Corsicana Semi-Weekly Light from Corsicana, Texas on December 30, 1938 · Page 6
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Corsicana Semi-Weekly Light from Corsicana, Texas · Page 6

Corsicana, Texas
Issue Date:
Friday, December 30, 1938
Page 6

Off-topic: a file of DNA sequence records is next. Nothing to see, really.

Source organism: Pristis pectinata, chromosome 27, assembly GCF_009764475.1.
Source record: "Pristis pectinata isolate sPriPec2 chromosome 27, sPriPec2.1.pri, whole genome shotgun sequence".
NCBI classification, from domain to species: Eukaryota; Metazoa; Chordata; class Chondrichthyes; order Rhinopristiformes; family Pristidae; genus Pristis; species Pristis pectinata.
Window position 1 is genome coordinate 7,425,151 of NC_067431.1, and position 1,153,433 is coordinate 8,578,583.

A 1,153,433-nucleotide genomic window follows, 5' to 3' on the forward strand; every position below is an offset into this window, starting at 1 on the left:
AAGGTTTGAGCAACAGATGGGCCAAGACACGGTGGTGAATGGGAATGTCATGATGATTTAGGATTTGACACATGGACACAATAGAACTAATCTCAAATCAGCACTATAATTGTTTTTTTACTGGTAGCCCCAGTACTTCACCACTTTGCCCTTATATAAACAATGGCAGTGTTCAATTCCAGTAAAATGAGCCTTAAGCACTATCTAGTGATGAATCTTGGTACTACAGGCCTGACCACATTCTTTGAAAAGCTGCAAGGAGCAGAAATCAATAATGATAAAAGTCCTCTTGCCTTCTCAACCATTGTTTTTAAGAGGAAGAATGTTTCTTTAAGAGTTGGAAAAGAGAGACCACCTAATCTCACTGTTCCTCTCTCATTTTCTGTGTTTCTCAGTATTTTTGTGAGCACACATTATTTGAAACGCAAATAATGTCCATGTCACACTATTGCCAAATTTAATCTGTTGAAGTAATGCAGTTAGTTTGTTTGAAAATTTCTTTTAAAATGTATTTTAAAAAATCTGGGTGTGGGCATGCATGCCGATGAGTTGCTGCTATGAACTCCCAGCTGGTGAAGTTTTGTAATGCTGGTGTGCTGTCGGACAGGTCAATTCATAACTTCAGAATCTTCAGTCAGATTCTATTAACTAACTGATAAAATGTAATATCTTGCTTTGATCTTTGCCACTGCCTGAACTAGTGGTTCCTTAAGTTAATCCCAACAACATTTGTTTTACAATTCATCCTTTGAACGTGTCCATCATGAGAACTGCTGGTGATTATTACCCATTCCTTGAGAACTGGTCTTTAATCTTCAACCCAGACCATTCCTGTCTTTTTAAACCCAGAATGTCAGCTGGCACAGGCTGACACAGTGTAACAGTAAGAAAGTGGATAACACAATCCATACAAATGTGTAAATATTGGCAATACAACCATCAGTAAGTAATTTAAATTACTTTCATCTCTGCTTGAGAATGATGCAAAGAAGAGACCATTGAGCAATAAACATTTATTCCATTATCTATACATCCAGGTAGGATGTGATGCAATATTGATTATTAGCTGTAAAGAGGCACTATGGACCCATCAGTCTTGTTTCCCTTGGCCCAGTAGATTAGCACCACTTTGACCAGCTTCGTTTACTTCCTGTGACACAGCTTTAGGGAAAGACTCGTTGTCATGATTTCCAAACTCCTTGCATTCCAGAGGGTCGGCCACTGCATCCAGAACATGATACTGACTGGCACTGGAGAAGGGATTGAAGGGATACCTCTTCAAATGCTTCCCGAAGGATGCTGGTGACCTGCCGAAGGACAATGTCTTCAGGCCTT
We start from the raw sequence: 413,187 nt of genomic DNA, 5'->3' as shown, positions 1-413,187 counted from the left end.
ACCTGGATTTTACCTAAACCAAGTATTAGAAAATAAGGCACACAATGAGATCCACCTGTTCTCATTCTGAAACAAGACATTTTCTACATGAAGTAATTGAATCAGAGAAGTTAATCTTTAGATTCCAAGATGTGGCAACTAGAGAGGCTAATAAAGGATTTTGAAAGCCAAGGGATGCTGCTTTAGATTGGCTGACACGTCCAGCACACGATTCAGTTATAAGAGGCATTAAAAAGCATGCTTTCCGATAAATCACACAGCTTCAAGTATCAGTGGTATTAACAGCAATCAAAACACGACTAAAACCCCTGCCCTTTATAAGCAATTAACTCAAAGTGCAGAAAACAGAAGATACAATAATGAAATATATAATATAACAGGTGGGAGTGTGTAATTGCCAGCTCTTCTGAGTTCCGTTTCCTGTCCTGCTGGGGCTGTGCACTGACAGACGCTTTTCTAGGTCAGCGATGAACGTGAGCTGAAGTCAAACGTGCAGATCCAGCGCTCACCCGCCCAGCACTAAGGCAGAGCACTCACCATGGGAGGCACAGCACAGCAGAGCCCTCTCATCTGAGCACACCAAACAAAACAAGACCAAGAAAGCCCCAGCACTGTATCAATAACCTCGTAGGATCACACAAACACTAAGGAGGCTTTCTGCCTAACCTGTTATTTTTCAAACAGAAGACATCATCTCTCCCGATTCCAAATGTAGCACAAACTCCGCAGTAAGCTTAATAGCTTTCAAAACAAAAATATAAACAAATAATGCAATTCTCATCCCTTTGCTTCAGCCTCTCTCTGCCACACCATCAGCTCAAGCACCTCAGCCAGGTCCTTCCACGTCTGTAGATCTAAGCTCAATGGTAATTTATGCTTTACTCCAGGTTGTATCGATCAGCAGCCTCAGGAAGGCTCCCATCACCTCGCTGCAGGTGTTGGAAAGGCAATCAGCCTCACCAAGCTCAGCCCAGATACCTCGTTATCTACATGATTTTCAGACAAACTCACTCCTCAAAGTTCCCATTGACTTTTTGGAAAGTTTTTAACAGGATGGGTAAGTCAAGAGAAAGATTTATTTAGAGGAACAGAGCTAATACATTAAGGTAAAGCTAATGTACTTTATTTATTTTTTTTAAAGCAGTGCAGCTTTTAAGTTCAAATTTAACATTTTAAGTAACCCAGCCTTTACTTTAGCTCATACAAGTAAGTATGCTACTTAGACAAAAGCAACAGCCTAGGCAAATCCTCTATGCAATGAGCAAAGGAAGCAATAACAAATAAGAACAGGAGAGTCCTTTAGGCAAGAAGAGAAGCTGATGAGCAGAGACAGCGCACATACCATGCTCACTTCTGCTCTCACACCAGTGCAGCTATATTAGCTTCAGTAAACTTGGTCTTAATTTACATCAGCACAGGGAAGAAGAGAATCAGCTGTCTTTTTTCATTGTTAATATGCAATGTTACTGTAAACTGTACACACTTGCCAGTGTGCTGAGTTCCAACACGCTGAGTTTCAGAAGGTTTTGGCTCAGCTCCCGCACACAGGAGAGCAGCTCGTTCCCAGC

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SIX THH OORSTCANA" SEMT-WEEITLY EIGHT, FKIDAY, DECEMBER 80, I BBS. ' I ''l->li< TS <NI .!( I HA M » *-T \1 OU IN 6Lr» A A Worth%m Lown Alarttr Ovm-. did h'litilltfttrn ul tn* Dall.t Sun ,ru: «cml Wnrnlj uchl iMlrif Mlfl ^ Mttn Str**1 to tliuie «rlio warn ttirlr naocr clian from on* Miln.-."" to ftlKittier, tilrnw oM <'l<!rr*i FI» v*rl! a' nt-« U will i/l Ic*. <{«!ftr v<" w» MP fir* much le MriulTt of A—"I'hili'it I'rt'M 1'tir \**.*.••<>•;' I'n--"' IP cj>si]i>lTBl.» «n- ttl •'' 'n TV' 1 '!"< for tllltjlk'Hlllin Ql All new i ,:r»!i1ni<! tt> t» or not otlierwlM rrffl lltil in tf;)/ pale-* and »l«o the local n-«. imnii«M h'Trln. All rl»hli of r«- COHSK ANA, TKX., UKC. 30,.IMS SCHOOLS FOR AIR MEN The CCC i:amps socm to be accepted by this lime a.s a valuable and perhaps permanent part of American life. Conducted by military men. but not militarized, they have salvaged btranded and helpless young men, given them health and training, and by their work accomplished much of permanent value to the country. Now an extension is suggested. Large numbers of CCC youths would be adapted to a special branch of national defense, in connection with the new rearmament plan. Those willing JUST FOLKS (Copyright, 1937, Edgar A. Guest) THE CRY TCTT5BNAL r>(]. ? blmwl Iparl fhc<! in hcmor'e r;!!!^. Whilf yet In Britain honor had ap- l>lai>iet F..vli inp.-nt ."prims.—Alrjruvl^r rope. Back then ns now, three cen- tui'iea npo The past held all the Rlory man could know. Evrn the brilliant mind of Poet Pope Saw In the present very little hope. He feiued, or no In print he often said, Honor was hut the «plendor of tho dead. Yet those whom Pope distrusted, when they died In time became a source o£ Bi-lllsli pride. Statesmen today regret as long BKO That love of honor can he sunk so low. But In debate three centuries more away Others will Hue the self-same Ihlnj? to say. and competent would be graduated from the CCC into the airplane industry starting as mechanics, learn ing all about the building o: aircraft, . ffnri ultimately trained also to operate them. This would be done under military direction but the boys would noi need to be militarized. "Under this plan," writes Arthur Krock in the New York Times, "the govern ment would set up schools beside the private airplane manufacturing plants, anc man these schools with hal: the membership of the CCC or as many as have apti< tude for and express inter est in becoming aviation mechanics. The boys wouk go to these schools for sev eral 'years, and those who survived the stiff course •would be formally gradu ated. They would- then man the privately operated airplane plants and also be employed in the air estab Hshments of the federa military forces. The course planned for them is such .that, when they have completed it, any of these young CCC men could—given the materials — build an airplane, make it ready foi flight, fly it and repair it. A few years ago any such suggestion might have been regarded with suspicion and disapproval. Now there are probably millions of young fellows who would jump al the chance of^such a career. NEIGHBORLY LOANS There is a good deal of talk, all at once, about lending money again to Latin-America. That investment field has been ignored for some years, because too much Yankee money sent south never came back. Such caution meant sounder banking, but had a discouraging effect on ,rade. The Central and South American .countries generally expect long credit on purchases and easy terms on loans, and tend to buy from countries that accommodate them. They mostly like our goods, but competition from exporting countries is keen. It is something for a country like ours, bursting with producing and exporting power, to think about. Accordingly our state and treasury departments are said to be "earnestly studying" the situation to see what can be done. The idea of fertilizing that Latin-American market with public loans from our government seems to be seriously considered. It might ,3iot only stimulate buying power there, but also stabilize their currency and public finance. We already have in existence an Export- Import Bank through which such activities might be carried on, with authority from Congress. .It may be well, though, to go a bit slow in that direction. We might get heavily involved, financially, governmentally and politically, BO that our lasir fix would be worse than our HITLER'S CRUCIAL MOMENT Our government, after severely condemning the religious persecution in Germany, has been rather silent about it lately, confining its efforts to promoting the exodus of the Jews. Washington comment suggests a logical reason for this change. The administration is said to feel that the Nazi leaders have been severely jolted by foreign criticism, and that if they are not pushed too hard, Hitler may order that milder methods be used. There is no question that the ruling group in Germany is determined to get rid of the Jews, and in the process to strip them of their possessions. But ob- viouly it is far better for the German government, and for all Germans the world over, to do this without such unnecessary cruelty as has been practiced so far. The apparent joy with which the Nazi government has robbed and tortured the Geman Jews has enraged humane people of every race and shamed the normal German of this and other lands. There can be, of course, no kindness in an implacable determination to exile, root and banch, a national minority of long standing in any counti'y. But surely the process can be made less barbarous than it has been so far. This may be the crucial moment for German Nazism. Its own survival may depend rfot on following up the hideous cruelties it has been practicing on its Jewish citizens, but in letting the Jews go in peace, as evidence that the Nazis themselves are civilized. RURAL KALEIDOSCOPE An authority in the Census Bureau believes that the next count will show a farm population in the United States in 1940 almost the sam.e in net numbers as that of 1930. It will not be the same in certain other respects. Far from being stationary, the farm population during the last eight years has been in a state of continual change which has not yet ceased. In the early part of the decade many farm people moved into the towns and cities. Later people began going back to the farms. Those counter-migrations have been nearly equal. There have been other movments, ou£ of the dust bowl of the Southwest, out of the Appalachian hills in the East, and so on. Some of this has been a shift made by the people themselves in an effort to better their conditions, but often landing them in distant "rural slums" as bad as what they left. Some of it has been government resettle ment, with financial aid, new equipment and special training for settlers, such as the Matanuska colony in Alaska and in various places within the United States. Still another feature of the varying farm scene is the city-farm combination in which many families now live near cities, work in the city, and "farm" only enough to supplement their incomes with home garden- ng and poultry raising. 7hese suburbanites at present are classed as part of the rural population. They io\v form so large a .group HOW TO IMPROVE OUR RELATIONS WITH LATIN AMERICA |T- BUT THIS STEAK \S SO X TOUGH "tou CAK-T STICK S rue IOTA! BANANAS *C« BREAKFAST tHlf>»V< OT OliR. GOOD first. It is better if such a service, when desirable, can be performed by private lending agencies. MEDICAL CO-OPS "Socialized medicine," as some have been calling it, in the District of Columbia and elsewhere, is not an at- tracive term, nor an accurate one. The fact signified, which is regular medical service by a salaried staff of physicians to a subscribing group of patients, is becoming popular in the country, as it has long been in other capitalist countries. It is a form of the 'co-operative movement, already applied to many other forms of group buying and selling under private capitalism. What this amounts to, its purely medical aspects, is a sort of sickness insurance, guaranteeing medical care within specified limits for a definite monthly, fee, and likewise guaranteeing steady employment and regular income for the physicians concerned. Millions of Americans have already avail- themselves of quch services, under one name or another, and the practice is growing. It is not evident that there has been much propaganda behind this movement. It seems to have arisen as a natural thing. Medical coops .were bound to develop, in a highly experimental age, among people of small or fixed income needing medical care, and doctors preferring salaries to an irregular and perhaps inadequate income. The usual result of such arrangements, where they are well managed, seems to be more work for doctors and hospitals and better care for patients. The dictator now demanding some choice cuts of France and northern Africa is the same fellow who said a couple of years ago that Italy was "entirely appeased and had no more demands to make." It's discouraging to realize that, with all our talk of Pan-Americanism, South Americans don!t ordinarily pay any more attention to North Americans than North Americans do to South Americans. Another echo of Mr. Chamberlain's wonde r f u 1 "Peace of Munich"—Czechoslovakia itself goes totalitarian. And now John Bull begins to snort u little. -+• New York is tearing down Jts ancient Sixth Avenue Elevated, and that's a blessing to eyes and ears; but it just puts more people underground. that the census bureau may have to make a third classification for them, in order to keep the statistics accurate and useful. BUSINESS PROPHECY Roger Babson, the' father of business statistics, in a public address says American buiness conditions will be favorable for the next two years. After that, he thinks, the trend will be downward, and can only lead to "inflation, revolution or a change of heart on the part of the American people." This "change of heart" is a favorite theme of Mr. Babson's, and though it is an odd side-line for a hardheaded statistician, there may be somtehing in it. The moral chart may be as important as the charts of pro duction, sales, consumption, and so on. Indeed, the latter factors just might be dominated by the morality curve, strange as it sounds in these materialistic times. Babson isn't the first prophet who has said that righteousness profiteth a nation. Be that as it may, here we have the statistical veteran telling young people to think less of stocks and bonds, and invest in "character, health and technical skill," in large families and small holdings of land in the country, in a revival of religion and a different attitude toward life from that which has prevailed in the last decade or two. And here is a surprise, "There is more religion in Wall Street today," he says, "than in any other section of New- York, and certainly than in the western part of the country. Why? Because they have been through the purge." And they are no longer, like most of us, trying to "ride in the cart rather than help pull it." TWO KINDS 0/WEALTH "The significant thing about Tibet," says a student of that strange land's learning and philosophy, "is its goal or end, because from top to bottom everybody looks forward to spiritual wealth instead of material wealth." Such a goal would mean the end of western capitalism, probably, yet even capitalism could stand the development of keener interest in spiritual - wealth. Certain critics of contemporary life in America attributes some of its troubles to the fact that people have lost such wealth—religion, phiiisophy, appreciation of the homely virtues of honesty and kindness, and so on. Perhaps we may come e y.entually to a combination ot the two ideals, with the sanitation, and comfort of the one 'added to but not contaminating the spiritual wealth of the other. Courthouse News IJistrlct Court John M. Scott vs. G. E. Moore, et al, contest election in Frost Independent school district, judgment for defendants and suit dismissed. Notice of appeal given by plaintiff. J. L. Sewell vs. State National Bank of Corslcana, Texas, compromise judgment entered Thursday, District Judge Wayne R. Howell was engaged in hearing motions, etc., Friday morning. District Clerk's Office. The following case was filed: Elmer Hagler vs. Texas Employers Insurance Association, to set aside award of industrial accident board: Commissioners Court. At a special meeting of the commissioners court Friday morning, an order was passed Instructing County Auditor E. Y. Cunningham to hold up certain salary and expense checks payable to Rufus Povehouse, sheriff, until county claims including uncol- lecled fines against him had been satisfied. All members of the court wore present. Al voted aye on the motion. The matters In question are expected to be settled within the next few dnys. Guardian's Deed. Stella B. Richardson, guardian of the estate of Gwendolyn Richardson, a minor, to Harry Smith, l-6th interest in parts of Blocks 808 and 608, Corslcana. $208.33. Warranty Deeds. Thomas V. Fryar to R. D. Fleming, Lots 17, 18 and 19, Block 466 Corslcana. $1,250. Lena Denbow, et al,' to Myrtle M. Fluker, et. al, 4-Bths Interest in 129.93 acres of tho William Bartels survey. $2,200 and other considerations. Homeland Realty Company to John William Hoffman, et us, LotB 44, 45, 46, 47, and 48, Block 588 Corslcana, $600, Harry Smith, ct ux., to L. P. Forsythe, parts of Block 608 and 609, Corslcana $625. Stella B. Richardson^ et al, to Harry Smith, Interest in parts of Blocks 608 and 609, Corsicana $1,$40.67. Marriage Licenses. Rubart Arnold Layton and Susie Frances Stewart. Miller J. Norwood and Colena Copeland, Constable's Office. Constable Clarence Powell and Deputy Sheriff Alton Bradley Thursday night received a call to Angus. A person allegedly Intoxicated is reported to have declined to leave a store In that community when ordered to do so. The officers reported that the allegedly intoxicated person had been struck with a flashlight or plyers, sustained a cut on the Up necessitating two stitches to close in addition to losing a tooth. He was placed In jail. The officers said tho proprietor was the one that struck tho person. Justice Court One was fined for reckjess driving and two for speeding by Juddge A. B. Foster. Work Under Way On Humble Pipeline KERENS, Doc. 24,—(Spl.)— With T. K. Jones, Inc., of Dallas laying the line, work is progressing rapidly -on the pipe lino being installed by the Humble Pipe Line Company, The line goes about one-half mile north of Bazette, or about five miles north of Kerens, miss- Ing Powell by a short distance. Six carloads of pipe have already arrived hero and the same amount was shipped to_ Powell. Negro Attacks Wife. Fred Samuels, negro, was arrested Sunday by Deputy Sheriff David Castles in connection with the alleged slashing of his former wife with a knife, A formal charge of assault with Intent to murder was scheduled to ha filed in the case Tuesday, THOMAS J, REILLY DIED MONDAY NIGHT; BURIAL ON TUESDAY Funeral services for Thomas J. Rellly, age 79 years, who died at the home of his daughter, Mrs. L. L. Harris, 703 West Fourth avenue, Monday night, were held from the Church of the Immaculate Conception Tuesday afternoon at 2 o'clock. Tho rites were conducted by the Right Rev. Monsignor V. Graffeo, pastor. Burial was in Antloch cemetery near Mt. Calm. Mr. Rellly was a native of Texas and had been a resident of the Mt. Calm community many years. He had been visiting his daughter here about two months at the time of his death. Surviving are three sons, Clarence and William Rellly, Amarll- lo; Robert' Rellly, Oklahoma City; four daughters, Mrs. L. L. Harris, Corslcana; Mrs. J. J. Creed,Waco; Mrs. C, C, Brltton, Pampa; Mrs. Dallas Hawkins, Dallas, and several grandchildren. Pallbearers were Rev. J. J. Creed, C. C, Brltton, Dallas Hawkins, L. L. Harris, Ralph Anderson and Grady Fullbrlght. Corley Funeral Home directed the arrangements. Goings and Comings Of Fairfield Folk And Their Visitors FAIRFIELD. Dec. 27.—(Spl.)— Miss Anita Moore of Houston visited her parents, Mr. and Mrs.. Cannon Moore, here the past week-end. W. A, Parker and Alton Parker made "a business trip to Waco Monday. Mr. and Mrs. L. B. Mitchell of Venus visited Mr. and Mrs. Buck Roblnett Sunday. Tas Watson, Jr., who Is attending Texas Tech, is home for tho Christmas holidays. The Rev. and Mrs. W. R. Willis had as their guests Sunday Mr. Willis' parents, Mr. and Mrs. W. P. Willis of Palestine, and Mrs. nils' father, Horace Owens, who Is a student at Southwestern University at Georgetown. Roy Watson of Kilgore visited relatives rere the past week-end. Miss Gertrude Peyton Is spending the Christmas holidays in the home of her parents, Mr. und Mrs. F. B. Peyton. Miss Peyton is a student at T. S. C. W., Denton. Mr. and Mrs. Buck Roblnett and daughter and Mrs. Jim Harding wore Corsicana visitors Sunday. Lewis Eubank and Mr. and Mrs. Wayne Eubank of Ira spent the past week-end with relatives and friends here. Mr. and Mrs. Linn Wooldridge and children, Tom and Mary, spent Monday at Dallas. J. W. Gilbert of Oklahoma City spent Sunday In the home of his parents, Mr. and Mrs. IS. J. Gilbert. Mrs. Van McCellan and son, Billy Van! of ouston, are spending the holidays in the home of her parents, Mr. and Mrs. H. C. Cranberry. Mr. and Mrs. J. C. Richardson and daughter, J. Ann, visited Mr. and Mrs. W. T. Goad at Palestine Sunday. Miss Ouritta Shelly, Mrs. Roger Ivy, and Rankin Gllpln were Dallas visitors Thursday. Miss Sara Sessions, who Is attending T. S. C. W., arrived home Saturday to spend Christmas with her parents, Mr. and Mrs. J. R. Session. Mrs. Bowlen Bond, Miss Christine Bond, Mrs. John David Burleson and Albert Mcllveen, Jr., spent Monday at Dallas. J. H. Harding is in Austin on business this week. Kerens S. S. Class Was Entertained At Christmas Part}' KERENS, Dec. 27.—(Spl.)—Mrs. E. M. Westbrook, teacher, entertained members of the Workers unday school class of tho First Methodist church with a lovely Christmas party on Wednesday afternoon A glittering Christmas tree heavy with gifts, an elaborate crechs' on the mtntel, pine cones and holly made the entire reception suite quite beautiful and very suggestive of the season. Mrs.- G. H. Sanders presented tho program and gave tho devotional taken from Luke 2-8 to 15. The choir joined in singing "O Little Town of Bethlehem," Mrs. Jack Flto told the Christmas story, "A Candle in tho Forest," by Temple Bailey. A quartet composed of Mrs. Jack Reed, Mrs. August Hill, Mrs. Robert Lowe, and Mrs. Newt Holloway sung several carols -with Mrs. Alvln Inmon accompanist. After gifts were distributed fro mthe tree guests were Invited Into the dining room where an asosrtment of sandwiches, dainty cookies, potato chips and red mints were served, Mrs. Sanders poured tea. while Miss Inm Lee Floyd assisted in serving. Miss Bess Atkins contributed to the program by furnishing beautifully soft muslo throughout the latter part of the evening. Miss Bertie Stevens and Mrs. Westbrook at this time sang several request numbers. Twenty three members enjoyed this occasion, with Miss Ima Let Floyd of Corsicana a very welcome guest, anjl ox-member. Dresden Girl Weds Navarro Mills Man Last Saturday Night Miss Inez Melton, daughter of Mr. and Mrs, Claude Melton .became the bride of Mr, Cecil Hall, son of Mr. and Mrs. Henry Hall, Saturday night, December 17, at 5:45. The ceremony was performed by Rev. W. O. Patterson at his homo In Blooming Grove. Mies Mclto nls a graduate of the Blooming Grove High school, 1935 class, and an employe of tho P. and S. Hospital at Corslcana. Mr. Hall is a prosperous young farmer of tho Navarro Mills community, where the couple will mnko their home. The bride wore a black crepe dress embroidered In'bright blue with black and gold accessories. They were accompanied by the sister of tho bride, Miss Opal Lee Melton, Claudie MoCullock and Mr. and Mrs. Buddie McCulloch. —eporter, Easy, convenient, Cheap • • Juat Phone Your., Want Ad to 163. Vyers, g 0 0 0 0 Total 10 2 16 22 Referees, Wetzel and Parrlsh. Timekeeper, Gray and Button. Prize Winner Tom Stokes, above, three-year- old son of Mr. and Mrs. Thomas Stokes, former Corslcana residents now of Bastrop, has been announced one of the prize winners In a national photograph contest. His award was $8.00 for the national fourth place and $5.00 for placing first In his home town team. Garrett Girls Won Over Emhouse 33-22 EMHOUSE, Dec. 23.—(Spl.)— Tho Garrett girls defeated Emhouse, 33-22, Wednesday night, Dec. 21, here on local court. The game was almost a tie until the last quarter, when Oarrett found Emhousc's weakness and ran up tho scores. Care, forward for Garrett, made 18 points, but Baker, forward for Emhouse was In close trail with 17. The Box Scores: Garrett—(33) fg ft pf tp Bunasey, f 4 1 0 9 Care, f '.. 8 2 4 IS Miller, f i 2 2 4 Merrltt, -f 1 0 0 2 Merrill, K 0 0 2 0 Stewart, g ! 0 0 2 0 Llsman, g 0 0 1 0 Hlckman, g 0 0 0 0 Total 14 6 11 33 Emhouse—(22) Baker, f Champloff, f Johnson, f Suiter, f Allen, g 0 0 1 0 8 1 0 17 2034 013 0 1 3 1 Farmer, g 0 Burks, g 0 Poarch, g; 040 040 0000 FUtfERAl SERVICES HELD SUNDAY FOR J. I VANDYORIFF Funeral services for Jim B. Vandygrlff, aged 68 years, who died Sunday morning, were held Sunday afternoon at 3 o'clock from the family residence, 838 South Sixteenth street. Interment was In the Hamilton cemetery. The rites were conducted by Rev. C. O. Gunter, Methodist minister. Mr. Vandygrlff came to Nft- varro county from Tennessee, In 1901, and resided In the Retreat community prior to moving ' Cot-alcana three .years ago. Surviving are his wife, three dauRhters, Mrs. Lola Martin, Mrs. Gladys Donaho, and Mrs. Willie Leo Thomas, all of Corslcnna; four brothers, J. A. VandyRrlff, Tyler; M. F. Vandygrlff, J. D. Vandygrlff and H. T. Vandygrlff, all of Corslcana: a sister, Mrs. Betty George, Woodbury, Tonn., 10 grandchildren, and one great- grandchild. Corley Funeral home directed the arrangements. College Students In Charge of Services KERENS, Dec. 24.—(Spl.)—All over the Southland Baptist college students- are having charge of the evening services on Christmas-night. The Kerens church If gladly co-operating In the movement. The fhemo this year Is, "My Maximum for Christ." The program will open -with the singing of Christmas carols. Miss Anna. Ernest Tyus will lead the following numbers. High school seniors will act as ushers, and take the offering. 666 Liquid Tablet* Salve-None Drop* Tr» "Knb-Mj-Tlim." IBtfll. COLDS flr«t <I«F. Headachs* and Fever dnc M Coldi. ftonrterfnJ Ufl UB. O. L. SMITH DENTIST Office 70 • Phone* • BM. Office Over McDonald Drug Co. No. 1 BANKING LOOKS AHEAD Wky We Advocate Tkrift There are three major reasons why this bank strongly advocates personal thrift: BETTER LIVING: We think that throngh. thrift individuals are able to achieve greater happiness In the present. GREATER SECURITY: Steady accumulation through the yean it the only ture way we know to attain future security. NATIONAL WELFARE: Individual thrift has helped ns build the world's richest . nation. Let's not atop going forward. \Ve are ready to help you let up, and carry out, your own personal thrift plan. / State National Bank Of Corsicana "So. you, word No longer do youths long to be firemen and motormen. Today, according lo a study by a mid-western university, boys aspire to be aviators. It is a worthy ambition, but like all other goals hi life it requires money to learn to fly. Far-sighted parents can help their sons to achieve success by teaching them the principles of thrift at an early. age. We will gladly help. First National Bank Corslcana, Teuw "THE OLD RELIABLE, SINOB 1869* V D n 11 • d at»t«» Qo»e»Bm»ot D • p o • I * • » f